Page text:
By Paul Homewood
h/t Joe Public
Fake news from the New Yorker:
Ako Salemi took the first photographs of his career when he was a teen-ager, growing up in northern Iran. His earliest subject, a river near his family’s home, is now mostly dirt. In Salemi’s native country, as in much of the water-scarce Middle East, climate change has led to desiccation. Lake Urmia, once the sixth-largest saline lake in the world, now has just ten per cent of the water that it contained in the nineteen-seventies. (Salemi’s childhood river was one of its tributaries.) The sea level along the country’s southern coastline, meanwhile, where most of its oil and petrochemical infrastructure is located, is projected to rise more than two feet by the end of the century, and by 2070 could flood the homes of more than two hundred thousand people annually. And yet Salemi told me…
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Nice one Willis! Remember that original article well, referring to it often over the years ))
Guest Post by Willis Eschenbach
Four years ago I wrote a post called “The Parrotfish Should Be The National Bird“, about the critical place that the parrotfish plays in the life of both the reef and the coral atolls that depend on the reef. It was based mostly on my years of scuba and snorkel diving on the coral reefs of the South Pacific and watching the reef denizens including the parrotfish go about their daily lives.
As a result, I was glad to see a press release from last week entitled Study finds parrotfish are critical to coral reef health. In it, they analyzed sediment cores that were dated back almost to 1000 BC. Their results showed that the parrotfish, which graze on the algae that would otherwise overgrow the reef, are a critical part of the reef ecosystem. I did have to laugh about this paragraph…
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“Vahrenholt mocked the government’s current strategy of trebling wind farm capacity as the wind cannot be predicted and their output fluctuates enormously. “Nil multiplied by x is still nil,””
‘The donkey goes on to the ice until it breaks’ – German proverb [image credit: evwind.es]
Grasping the nettle of reporting the views of leading German climate sceptic Professor Fritz Vahrenholt, PEI magazine airs several awkward issues arising from Germany’s ambitious – he says reckless – energy policies.
At a mid-January meeting in parliament buildings in London, Professor Fritz Vahrenholt provided a very detailed monologue on the motivations behind Germany’s energy transition, and why he feels it’s misguided and potentially disastrous, writes Diarmid Williams.
Had the lecture been delivered by somebody from the coal power sector, they might have been written off as a ‘climate denier’, but given Vahrenholt’s background and pedigree as a backer of renewable energy, he is not so easily dismissed and his position must cause some unease for those so adamant that climate change is man-made.
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From the “twice as expensive, half as reliable” department comes this paper from SPRINGER where they seemed to have figured out (finally) that wind and solar just isn’t all that good for reliable power. Their solution? Overbuild. To me, that’s laughable, because regional weather patterns (such as a rex block high) can easily shut down not just dozens, but thousands of wind systems over a large area. Likewise, a persistent low pressure system (such as a cutoff low) can make clouds and rain over a wide area for an extended period, making solar power next to useless. It doesn’t matter how many wind and solar plants you build, weather will still make it unreliable at times. – Anthony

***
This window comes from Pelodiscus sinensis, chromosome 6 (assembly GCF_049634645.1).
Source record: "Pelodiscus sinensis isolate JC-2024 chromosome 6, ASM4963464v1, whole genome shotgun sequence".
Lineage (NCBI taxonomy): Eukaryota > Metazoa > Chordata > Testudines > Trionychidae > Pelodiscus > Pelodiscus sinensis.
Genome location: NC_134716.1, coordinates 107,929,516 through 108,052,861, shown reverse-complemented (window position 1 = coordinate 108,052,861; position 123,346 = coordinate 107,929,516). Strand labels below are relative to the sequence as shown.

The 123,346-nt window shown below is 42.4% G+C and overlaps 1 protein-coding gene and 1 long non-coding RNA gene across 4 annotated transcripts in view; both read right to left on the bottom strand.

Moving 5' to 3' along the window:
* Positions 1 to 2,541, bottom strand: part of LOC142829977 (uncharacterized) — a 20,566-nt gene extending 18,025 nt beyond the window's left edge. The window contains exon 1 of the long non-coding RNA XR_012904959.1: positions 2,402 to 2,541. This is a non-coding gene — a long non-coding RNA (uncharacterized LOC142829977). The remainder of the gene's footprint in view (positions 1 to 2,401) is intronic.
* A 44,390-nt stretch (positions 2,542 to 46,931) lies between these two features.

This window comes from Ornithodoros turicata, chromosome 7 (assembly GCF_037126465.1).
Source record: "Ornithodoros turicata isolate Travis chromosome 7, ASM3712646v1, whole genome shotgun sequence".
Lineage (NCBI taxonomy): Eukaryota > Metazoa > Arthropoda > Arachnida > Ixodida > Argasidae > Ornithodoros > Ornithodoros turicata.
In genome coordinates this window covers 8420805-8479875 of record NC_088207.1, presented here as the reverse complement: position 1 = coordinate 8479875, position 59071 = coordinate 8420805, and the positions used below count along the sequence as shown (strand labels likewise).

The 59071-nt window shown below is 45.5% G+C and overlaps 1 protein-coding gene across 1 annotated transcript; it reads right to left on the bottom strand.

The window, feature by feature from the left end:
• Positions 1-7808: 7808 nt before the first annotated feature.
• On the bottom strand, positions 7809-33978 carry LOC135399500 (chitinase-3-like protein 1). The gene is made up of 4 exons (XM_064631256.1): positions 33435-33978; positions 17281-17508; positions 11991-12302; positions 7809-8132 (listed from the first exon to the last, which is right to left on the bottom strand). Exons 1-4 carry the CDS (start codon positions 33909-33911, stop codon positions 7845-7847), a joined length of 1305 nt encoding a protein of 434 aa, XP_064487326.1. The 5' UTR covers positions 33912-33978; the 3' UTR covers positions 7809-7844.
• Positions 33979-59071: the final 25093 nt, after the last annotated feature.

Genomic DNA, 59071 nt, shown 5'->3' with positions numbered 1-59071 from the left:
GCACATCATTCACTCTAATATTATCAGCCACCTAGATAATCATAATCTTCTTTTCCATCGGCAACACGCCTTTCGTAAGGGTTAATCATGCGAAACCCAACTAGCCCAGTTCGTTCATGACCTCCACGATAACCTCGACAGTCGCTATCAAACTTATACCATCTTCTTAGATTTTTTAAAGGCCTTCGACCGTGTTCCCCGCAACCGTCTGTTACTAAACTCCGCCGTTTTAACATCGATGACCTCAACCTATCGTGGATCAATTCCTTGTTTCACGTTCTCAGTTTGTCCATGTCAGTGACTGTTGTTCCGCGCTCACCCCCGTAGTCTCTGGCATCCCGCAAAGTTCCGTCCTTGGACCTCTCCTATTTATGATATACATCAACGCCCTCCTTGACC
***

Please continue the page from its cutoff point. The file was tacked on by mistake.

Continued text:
100 percent renewable energy sources require overcapacity
To switch electricity supply from nuclear to wind and solar power is not so simple
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So record and increasing “CO2” emissions have led to a record lull in Atlantic landfall hurricanes, CAT3+, over the past decade.
And yet, the “Sun” is still largely a taboo topic by climate alarmists concerning its effect on climate.
Another study showing “CO2” is not the climate control knob, rather the “Sun”. But don’t tell this to climate alarmists, or you’ll be denounced a “DENIER”……to shut you up of course.
Hurricane Katrina [image credit: NASA]
Although some climate alarmists contend that CO2-induced global warming will increase the number of hurricanes in the future, the search for such effect on Atlantic Ocean tropical cyclone frequency has so far remained elusive, reports CO2 Science.
And with the recent publication of Rojo-Garibaldi et al. (2016), it looks like climate alarmists will have to keep on looking, or accept the likelihood that something other than CO2 is at the helm in moderating Atlantic hurricane frequency.
In their intriguing analysis published in the Journal of Atmospheric and Solar-Terrestrial Physics, the four-member research team of Rojo-Garibaldi et al. developed a new database of historical hurricane occurrences in the Gulf of Mexico and the Caribbean Sea, spanning twenty-six decades over the period 1749 to 2012.
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